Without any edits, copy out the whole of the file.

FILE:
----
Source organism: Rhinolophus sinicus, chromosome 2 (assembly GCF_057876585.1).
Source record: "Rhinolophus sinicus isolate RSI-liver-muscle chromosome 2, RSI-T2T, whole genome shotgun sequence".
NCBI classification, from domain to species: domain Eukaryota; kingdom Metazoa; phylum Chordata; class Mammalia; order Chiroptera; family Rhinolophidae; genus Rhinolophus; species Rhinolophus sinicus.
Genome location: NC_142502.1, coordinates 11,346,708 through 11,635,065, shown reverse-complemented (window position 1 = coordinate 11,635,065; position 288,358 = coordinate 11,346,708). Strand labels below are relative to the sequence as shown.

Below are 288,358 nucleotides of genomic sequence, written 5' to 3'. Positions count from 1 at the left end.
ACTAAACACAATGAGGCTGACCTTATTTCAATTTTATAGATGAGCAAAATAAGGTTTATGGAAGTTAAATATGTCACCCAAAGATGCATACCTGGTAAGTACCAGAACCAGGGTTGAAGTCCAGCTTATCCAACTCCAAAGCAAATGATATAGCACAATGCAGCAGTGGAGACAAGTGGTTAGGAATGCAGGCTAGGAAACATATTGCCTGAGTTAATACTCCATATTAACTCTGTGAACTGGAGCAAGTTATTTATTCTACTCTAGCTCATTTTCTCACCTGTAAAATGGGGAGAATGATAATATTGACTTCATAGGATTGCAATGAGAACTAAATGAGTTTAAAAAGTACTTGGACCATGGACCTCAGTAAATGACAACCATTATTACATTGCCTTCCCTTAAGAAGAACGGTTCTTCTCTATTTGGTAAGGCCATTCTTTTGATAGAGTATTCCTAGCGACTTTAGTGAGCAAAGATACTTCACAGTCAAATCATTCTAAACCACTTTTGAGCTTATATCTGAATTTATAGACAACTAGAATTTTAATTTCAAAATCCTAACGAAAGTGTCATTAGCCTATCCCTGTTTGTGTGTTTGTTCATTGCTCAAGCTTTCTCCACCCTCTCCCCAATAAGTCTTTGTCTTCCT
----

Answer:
Source organism: Rhinolophus sinicus, chromosome 2 (assembly GCF_057876585.1).
Source record: "Rhinolophus sinicus isolate RSI-liver-muscle chromosome 2, RSI-T2T, whole genome shotgun sequence".
NCBI classification, from domain to species: domain Eukaryota; kingdom Metazoa; phylum Chordata; class Mammalia; order Chiroptera; family Rhinolophidae; genus Rhinolophus; species Rhinolophus sinicus.
Genome location: NC_142502.1, coordinates 11,346,708 through 11,635,065, shown reverse-complemented (window position 1 = coordinate 11,635,065; position 288,358 = coordinate 11,346,708). Strand labels below are relative to the sequence as shown.

Below are 288,358 nucleotides of genomic sequence, written 5' to 3'. Positions count from 1 at the left end.
ACTAAACACAATGAGGCTGACCTTATTTCAATTTTATAGATGAGCAAAATAAGGTTTATGGAAGTTAAATATGTCACCCAAAGATGCATACCTGGTAAGTACCAGAACCAGGGTTGAAGTCCAGCTTATCCAACTCCAAAGCAAATGATATAGCACAATGCAGCAGTGGAGACAAGTGGTTAGGAATGCAGGCTAGGAAACATATTGCCTGAGTTAATACTCCATATTAACTCTGTGAACTGGAGCAAGTTATTTATTCTACTCTAGCTCATTTTCTCACCTGTAAAATGGGGAGAATGATAATATTGACTTCATAGGATTGCAATGAGAACTAAATGAGTTTAAAAAGTACTTGGACCATGGACCTCAGTAAATGACAACCATTATTACATTGCCTTCCCTTAAGAAGAACGGTTCTTCTCTATTTGGTAAGGCCATTCTTTTGATAGAGTATTCCTAGCGACTTTAGTGAGCAAAGATACTTCACAGTCAAATCATTCTAAACCACTTTTGAGCTTATATCTGAATTTATAGACAACTAGAATTTTAATTTCAAAATCCTAACGAAAGTGTCATTAGCCTATCCCTGTTTGTGTGTTTGTTCATTGCTCAAGCTTTCTCCACCCTCTCCCCAATAAGTCTTTGTCTTCCT